Skip to comments.Europe's Oldest Prehistoric Town Unearthed in Bulgaria
Posted on 11/01/2012 9:42:52 AM PDT by Red Badger
Archaeologists in Bulgaria say they have uncovered the oldest prehistoric town found to date in Europe.
The walled fortified settlement, near the modern town of Provadia, is thought to have been an important centre for salt production.
Its discovery in north-east Bulgaria may explain the huge gold hoard found nearby 40 years ago.
Archaeologists believe that the town was home to some 350 people and dates back to between 4700 and 4200 BC.
That is about 1,500 years before the start of ancient Greek civilisation.
The residents boiled water from a local spring and used it to create salt bricks, which were traded and used to preserve meat.
Salt was a hugely valuable commodity at the time, which experts say could help to explain the huge defensive stone walls which ringed the town.
Excavations at the site, beginning in 2005, have also uncovered the remains of two-storey houses, a series of pits used for rituals, as well as parts of a gate and bastion structures.
A small necropolis, or burial ground, was discovered at the site earlier this year and is still being studied by archaeologists.
"We are not talking about a town like the Greek city-states, ancient Rome or medieval settlements, but about what archaeologists agree constituted a town in the fifth millennium BC," Vasil Nikolov, a researcher with Bulgaria's National Institute of Archaeology, told the AFP news agency.
Archaeologist Krum Bachvarov from the institute said the latest find was "extremely interesting".
"The huge walls around the settlement, which were built very tall and with stone blocks... are also something unseen in excavations of prehistoric sites in south-east Europe so far," he told AFP.
Similar salt mines near Tuzla in Bosnia and Turda in Romania help prove the existence of a series of civilisations which also mined copper and gold in the Carpathian and Balkan mountains during the same period.
BBC Europe correspondent Nick Thorpe says this latest discovery almost certainly explains the treasure found exactly 40 years ago at a cemetery on the outskirts of Varna, 35km (21 miles) away, the oldest hoard of gold objects found anywhere in the world.
The prehistoric town at Provadia features two-storey houses and a defensive wall. Photo by BBC
Attention! Bulgarian salt civilization.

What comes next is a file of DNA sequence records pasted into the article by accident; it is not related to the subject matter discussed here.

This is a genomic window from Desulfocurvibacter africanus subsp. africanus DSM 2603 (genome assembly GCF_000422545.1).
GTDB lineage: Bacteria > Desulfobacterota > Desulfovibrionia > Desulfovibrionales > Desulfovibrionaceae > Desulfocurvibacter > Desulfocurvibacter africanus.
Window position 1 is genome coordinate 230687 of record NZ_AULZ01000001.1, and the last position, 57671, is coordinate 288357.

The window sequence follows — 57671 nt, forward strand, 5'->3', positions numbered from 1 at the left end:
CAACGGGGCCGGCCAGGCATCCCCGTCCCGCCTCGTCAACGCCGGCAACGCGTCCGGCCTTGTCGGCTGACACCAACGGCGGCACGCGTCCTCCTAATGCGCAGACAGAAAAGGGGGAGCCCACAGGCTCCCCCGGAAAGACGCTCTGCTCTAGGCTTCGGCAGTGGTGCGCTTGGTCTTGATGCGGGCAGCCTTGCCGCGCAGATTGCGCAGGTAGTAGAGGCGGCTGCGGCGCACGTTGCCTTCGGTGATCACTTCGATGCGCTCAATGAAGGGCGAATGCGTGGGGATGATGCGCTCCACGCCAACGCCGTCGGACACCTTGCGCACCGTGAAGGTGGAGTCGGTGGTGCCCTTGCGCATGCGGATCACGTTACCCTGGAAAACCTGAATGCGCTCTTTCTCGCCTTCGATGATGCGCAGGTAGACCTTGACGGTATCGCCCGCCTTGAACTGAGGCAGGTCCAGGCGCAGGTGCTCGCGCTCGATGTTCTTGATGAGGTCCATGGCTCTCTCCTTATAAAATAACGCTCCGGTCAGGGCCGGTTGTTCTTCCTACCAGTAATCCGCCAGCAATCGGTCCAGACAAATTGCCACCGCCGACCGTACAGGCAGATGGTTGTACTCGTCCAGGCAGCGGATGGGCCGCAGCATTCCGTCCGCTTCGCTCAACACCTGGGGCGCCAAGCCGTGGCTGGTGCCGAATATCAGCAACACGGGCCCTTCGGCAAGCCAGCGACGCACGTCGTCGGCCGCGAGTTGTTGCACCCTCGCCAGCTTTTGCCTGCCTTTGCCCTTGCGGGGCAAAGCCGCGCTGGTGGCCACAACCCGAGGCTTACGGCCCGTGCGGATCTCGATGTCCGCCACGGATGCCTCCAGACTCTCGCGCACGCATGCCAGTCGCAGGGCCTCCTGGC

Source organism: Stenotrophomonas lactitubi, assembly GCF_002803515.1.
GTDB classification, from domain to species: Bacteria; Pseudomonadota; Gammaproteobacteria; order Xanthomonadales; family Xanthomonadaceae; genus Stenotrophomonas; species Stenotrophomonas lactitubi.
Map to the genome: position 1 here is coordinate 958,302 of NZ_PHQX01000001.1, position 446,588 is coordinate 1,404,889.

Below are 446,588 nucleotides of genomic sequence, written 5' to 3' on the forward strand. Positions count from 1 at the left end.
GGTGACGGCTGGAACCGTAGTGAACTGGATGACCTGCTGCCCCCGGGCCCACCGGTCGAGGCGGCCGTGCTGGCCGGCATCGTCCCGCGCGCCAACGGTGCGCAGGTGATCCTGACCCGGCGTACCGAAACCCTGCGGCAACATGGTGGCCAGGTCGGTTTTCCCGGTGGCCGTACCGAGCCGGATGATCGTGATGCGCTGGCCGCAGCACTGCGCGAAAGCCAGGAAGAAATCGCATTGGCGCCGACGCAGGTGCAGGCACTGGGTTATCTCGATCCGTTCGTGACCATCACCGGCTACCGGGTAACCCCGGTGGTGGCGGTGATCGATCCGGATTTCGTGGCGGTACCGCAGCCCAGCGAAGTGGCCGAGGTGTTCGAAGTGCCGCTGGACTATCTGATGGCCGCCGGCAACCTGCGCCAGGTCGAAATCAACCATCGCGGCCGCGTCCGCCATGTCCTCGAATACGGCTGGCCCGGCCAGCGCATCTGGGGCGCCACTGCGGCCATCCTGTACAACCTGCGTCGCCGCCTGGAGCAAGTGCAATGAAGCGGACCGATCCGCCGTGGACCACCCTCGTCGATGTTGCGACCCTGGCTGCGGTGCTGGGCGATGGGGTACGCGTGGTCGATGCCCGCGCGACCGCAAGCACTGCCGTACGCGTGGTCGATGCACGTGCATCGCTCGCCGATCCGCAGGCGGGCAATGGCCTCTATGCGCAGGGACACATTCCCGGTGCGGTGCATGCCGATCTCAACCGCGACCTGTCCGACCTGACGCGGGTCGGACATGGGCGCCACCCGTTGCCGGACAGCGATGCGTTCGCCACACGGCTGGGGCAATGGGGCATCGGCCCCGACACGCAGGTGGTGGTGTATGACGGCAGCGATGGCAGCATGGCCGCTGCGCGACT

Anyone interested in the role salt has played in human history should read the book, “Salt: A World History” by Mark Kurlansky.
Red, this is relevant only because it involves archeological discoveries..
In the early 60’s I had an employee that was a brother that held an high office, Minister of The Interior in British Honduras, now Belize.. He told me about the recent archeological discoveries of major early Mayan communities in the deep jungle of their country..
I have always had an intense interest in ancient history, especially in our hemisphere.. Mayan, and pre-Colombian societies..etc..
To make this shorter than I would like..LOL, I took advantage of my connection with his relationship with my employee, I invited myself to a visit to his homeland, and was met with an unusually high level access to the archeological sites..
As we flew over the country in an army helicopter I witnessed many mounds dotting the landscape, rising above the jungle canopy, that had obviously been overtaken by tangled tropical vegetation, but undisturbed by humanity in centuries..
In a tongue-in-cheek throwaway comment I mentioned that they will have their hands full in the future, excavating so many more historical sites, the Minister asked, “why I thought so”? WHAT?
The fact that every archeological site we visited, many barely excavated, all of which have now become major, well established tourist destinations, were all preexisting mounds, I thought it was obvious.. I guess not.. DUH!
Anyway, since they didn’t recognize this obvious anomaly, I bought a parcel of land with the largest mound I could find with access by water, for a pittance, and had it privately excavated in cooperation with the U of WV, which they funded all of their own expenses..
That arrangement was terminated in ‘72 after they became independent, and privatized all archeological activities..
I had a ball digging and finding all kinds of wonderful stuff, including many that are now featured in prominent museums throughout the world.. We/I was forbidden from removing anything from my site, and out of the country, without permission, which seemed reasonable..
As we can see in the picture in this thread, the excavation is of a mound, and is only recently, several yeas ago, I make this comment because, being educated does not make you smart.. So there!!!
Caption: “Of course it was a live toad...and a very tasty one”.
LOL.. Shame on you, your not suggesting.. ?.. HA!
|GGG managers are SunkenCiv, StayAt HomeMother & Ernest_at_the_Beach|
Thanks Red Badger and SatinDoll.
Whoops, thought this looked familiar...